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Judge, please don't confirm my reaffirmation...


Methuss
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An interresting case in the Eastern District of Virginia, ruled on by Judge Kevin R. Huennekens. (in re Husain 06-32952-KRH)

Basically, it says that if the debtor files a reaffirmation agreement which is later not confirmed by the court or not signed by the debtor's lawyer, the debtor gets to keep the secured property as long as payments are up-to-date.

It further says that as long as payments remain current after the discharge, the creditor is unable to take any action to recover the secured property without violating the permanent injunction. And, that ipso facto clauses in contracts that say filing a bankruptcy is default on the loan are unenforceable versus the bankruptcy injunction.

So what does that all mean? In the case of a secured debt, it means you make a reaffirmation offer and even if the creditor, your lawyer, or the court fails to approve it, you have satisfied the obligations of the bankruptcy code to keep the stay and injunction on the property in-tact after the discharge. You get to keep the property as long as you keep up on the payments. As soon as you stop payments, they can take the property but CANNOT pursue any deficiency balance!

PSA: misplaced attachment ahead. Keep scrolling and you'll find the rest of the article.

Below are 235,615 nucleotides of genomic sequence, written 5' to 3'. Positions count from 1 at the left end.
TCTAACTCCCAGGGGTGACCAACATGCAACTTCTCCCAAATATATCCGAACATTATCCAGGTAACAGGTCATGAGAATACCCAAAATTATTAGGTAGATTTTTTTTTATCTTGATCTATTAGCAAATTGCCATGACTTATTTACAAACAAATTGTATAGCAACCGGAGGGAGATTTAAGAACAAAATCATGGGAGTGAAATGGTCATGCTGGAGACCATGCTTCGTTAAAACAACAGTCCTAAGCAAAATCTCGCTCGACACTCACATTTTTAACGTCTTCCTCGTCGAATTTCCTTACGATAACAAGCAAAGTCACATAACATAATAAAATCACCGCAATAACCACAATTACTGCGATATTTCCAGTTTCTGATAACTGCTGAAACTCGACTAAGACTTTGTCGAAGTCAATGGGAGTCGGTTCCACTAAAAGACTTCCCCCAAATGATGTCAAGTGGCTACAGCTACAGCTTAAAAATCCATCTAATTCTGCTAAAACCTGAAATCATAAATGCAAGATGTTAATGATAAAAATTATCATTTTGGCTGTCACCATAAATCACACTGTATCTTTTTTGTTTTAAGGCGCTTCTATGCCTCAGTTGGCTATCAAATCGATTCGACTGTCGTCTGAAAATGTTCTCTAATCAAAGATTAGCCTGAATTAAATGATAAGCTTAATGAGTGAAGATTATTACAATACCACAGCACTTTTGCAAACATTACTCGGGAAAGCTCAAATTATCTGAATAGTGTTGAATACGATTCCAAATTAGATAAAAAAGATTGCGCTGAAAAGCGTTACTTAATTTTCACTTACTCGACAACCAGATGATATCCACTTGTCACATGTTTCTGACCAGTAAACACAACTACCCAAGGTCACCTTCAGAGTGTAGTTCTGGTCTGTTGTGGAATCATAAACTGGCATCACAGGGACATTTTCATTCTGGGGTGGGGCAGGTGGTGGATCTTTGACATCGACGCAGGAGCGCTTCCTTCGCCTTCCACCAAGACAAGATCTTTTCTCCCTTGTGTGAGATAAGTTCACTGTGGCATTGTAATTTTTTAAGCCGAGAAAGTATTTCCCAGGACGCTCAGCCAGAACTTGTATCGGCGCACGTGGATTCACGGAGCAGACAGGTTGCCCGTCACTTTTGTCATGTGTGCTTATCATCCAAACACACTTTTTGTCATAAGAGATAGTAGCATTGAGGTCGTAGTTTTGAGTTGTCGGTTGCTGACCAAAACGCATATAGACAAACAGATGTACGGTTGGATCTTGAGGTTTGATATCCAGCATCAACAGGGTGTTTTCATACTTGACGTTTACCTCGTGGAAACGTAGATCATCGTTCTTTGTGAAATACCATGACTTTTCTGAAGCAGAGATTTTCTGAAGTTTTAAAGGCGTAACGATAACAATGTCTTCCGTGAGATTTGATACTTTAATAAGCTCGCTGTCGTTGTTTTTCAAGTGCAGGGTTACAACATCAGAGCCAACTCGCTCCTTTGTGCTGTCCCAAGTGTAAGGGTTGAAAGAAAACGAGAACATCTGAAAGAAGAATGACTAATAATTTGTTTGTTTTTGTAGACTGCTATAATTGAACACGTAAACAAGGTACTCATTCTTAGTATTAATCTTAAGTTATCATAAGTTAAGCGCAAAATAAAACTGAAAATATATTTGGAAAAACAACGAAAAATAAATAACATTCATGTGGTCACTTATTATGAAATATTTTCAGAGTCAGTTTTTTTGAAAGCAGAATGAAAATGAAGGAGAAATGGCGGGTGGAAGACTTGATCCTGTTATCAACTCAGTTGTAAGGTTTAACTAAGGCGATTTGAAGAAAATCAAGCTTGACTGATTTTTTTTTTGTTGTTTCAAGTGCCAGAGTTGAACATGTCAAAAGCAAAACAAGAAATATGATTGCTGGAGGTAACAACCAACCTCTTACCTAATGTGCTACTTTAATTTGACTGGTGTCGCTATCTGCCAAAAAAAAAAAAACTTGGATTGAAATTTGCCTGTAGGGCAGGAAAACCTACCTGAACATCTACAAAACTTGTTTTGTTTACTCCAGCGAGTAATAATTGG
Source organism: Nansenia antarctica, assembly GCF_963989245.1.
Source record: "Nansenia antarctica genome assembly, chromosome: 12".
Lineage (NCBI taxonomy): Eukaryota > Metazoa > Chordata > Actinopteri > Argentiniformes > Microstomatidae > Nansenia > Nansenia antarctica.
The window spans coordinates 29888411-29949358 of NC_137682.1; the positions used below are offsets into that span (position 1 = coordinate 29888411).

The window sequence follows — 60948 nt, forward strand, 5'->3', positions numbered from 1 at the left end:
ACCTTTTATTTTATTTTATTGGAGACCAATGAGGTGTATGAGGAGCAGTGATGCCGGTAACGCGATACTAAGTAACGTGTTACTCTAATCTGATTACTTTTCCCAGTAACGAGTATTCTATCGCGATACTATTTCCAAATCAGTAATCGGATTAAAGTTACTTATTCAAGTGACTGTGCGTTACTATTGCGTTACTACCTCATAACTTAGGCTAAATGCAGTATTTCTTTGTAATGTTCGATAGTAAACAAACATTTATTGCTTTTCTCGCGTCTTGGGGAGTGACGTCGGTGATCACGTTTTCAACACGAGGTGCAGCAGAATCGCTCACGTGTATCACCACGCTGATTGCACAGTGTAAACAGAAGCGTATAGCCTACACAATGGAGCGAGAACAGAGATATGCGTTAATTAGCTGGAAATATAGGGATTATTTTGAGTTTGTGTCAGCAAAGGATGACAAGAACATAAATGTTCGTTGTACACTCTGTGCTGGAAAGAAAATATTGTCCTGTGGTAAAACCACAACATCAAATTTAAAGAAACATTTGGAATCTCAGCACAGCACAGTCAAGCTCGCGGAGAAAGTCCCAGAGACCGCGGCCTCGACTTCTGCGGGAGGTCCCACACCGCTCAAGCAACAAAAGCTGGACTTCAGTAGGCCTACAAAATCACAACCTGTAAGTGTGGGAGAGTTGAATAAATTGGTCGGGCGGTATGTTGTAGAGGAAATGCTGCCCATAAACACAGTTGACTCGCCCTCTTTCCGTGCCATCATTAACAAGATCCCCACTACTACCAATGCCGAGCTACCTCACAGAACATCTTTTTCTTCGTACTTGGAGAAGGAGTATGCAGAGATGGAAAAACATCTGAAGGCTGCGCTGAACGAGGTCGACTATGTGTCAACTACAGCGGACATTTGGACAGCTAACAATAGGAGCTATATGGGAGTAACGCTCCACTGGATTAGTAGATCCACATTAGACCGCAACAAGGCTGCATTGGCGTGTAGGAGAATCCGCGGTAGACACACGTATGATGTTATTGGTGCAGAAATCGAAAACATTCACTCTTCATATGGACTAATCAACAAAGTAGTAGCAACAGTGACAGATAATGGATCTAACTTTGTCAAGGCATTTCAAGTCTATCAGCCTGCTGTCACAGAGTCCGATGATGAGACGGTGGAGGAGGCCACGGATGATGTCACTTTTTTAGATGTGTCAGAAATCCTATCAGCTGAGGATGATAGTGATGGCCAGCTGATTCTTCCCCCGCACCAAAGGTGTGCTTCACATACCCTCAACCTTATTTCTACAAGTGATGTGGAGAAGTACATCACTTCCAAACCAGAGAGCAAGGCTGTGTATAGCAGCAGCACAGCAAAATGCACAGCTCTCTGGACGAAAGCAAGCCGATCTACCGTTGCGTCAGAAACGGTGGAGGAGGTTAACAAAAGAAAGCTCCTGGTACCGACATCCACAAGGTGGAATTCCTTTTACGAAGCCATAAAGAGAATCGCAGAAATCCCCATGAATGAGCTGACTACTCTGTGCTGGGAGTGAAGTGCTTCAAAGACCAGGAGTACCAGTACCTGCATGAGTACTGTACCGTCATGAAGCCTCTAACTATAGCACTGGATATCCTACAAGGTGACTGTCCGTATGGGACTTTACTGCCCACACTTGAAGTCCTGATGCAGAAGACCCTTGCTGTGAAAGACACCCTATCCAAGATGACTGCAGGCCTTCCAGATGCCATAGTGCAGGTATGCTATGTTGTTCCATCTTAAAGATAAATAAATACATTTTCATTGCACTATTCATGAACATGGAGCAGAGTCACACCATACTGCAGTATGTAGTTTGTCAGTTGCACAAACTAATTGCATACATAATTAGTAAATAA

So lets do an example: You fill out a reaffirmation agreement to keep a car. Your attorney refuses to sign the certification that it will not cause you undue hardship. The court can't confirm the agreement because your attorney won't certify. The lender is forbidden under the bankruptcy code from taking back the car because you have satisfied the requirements of section 362(h) completely even though the court did not approve it. You keep the car and payments current for a year after your discharge and then the car is totalled in a wreck. You turn in the mangled remains of the car to the lender and walk away. The lender gets nothing more because the reaffirmation was never confirmed, and the bankruptcy discharge is still in effect!

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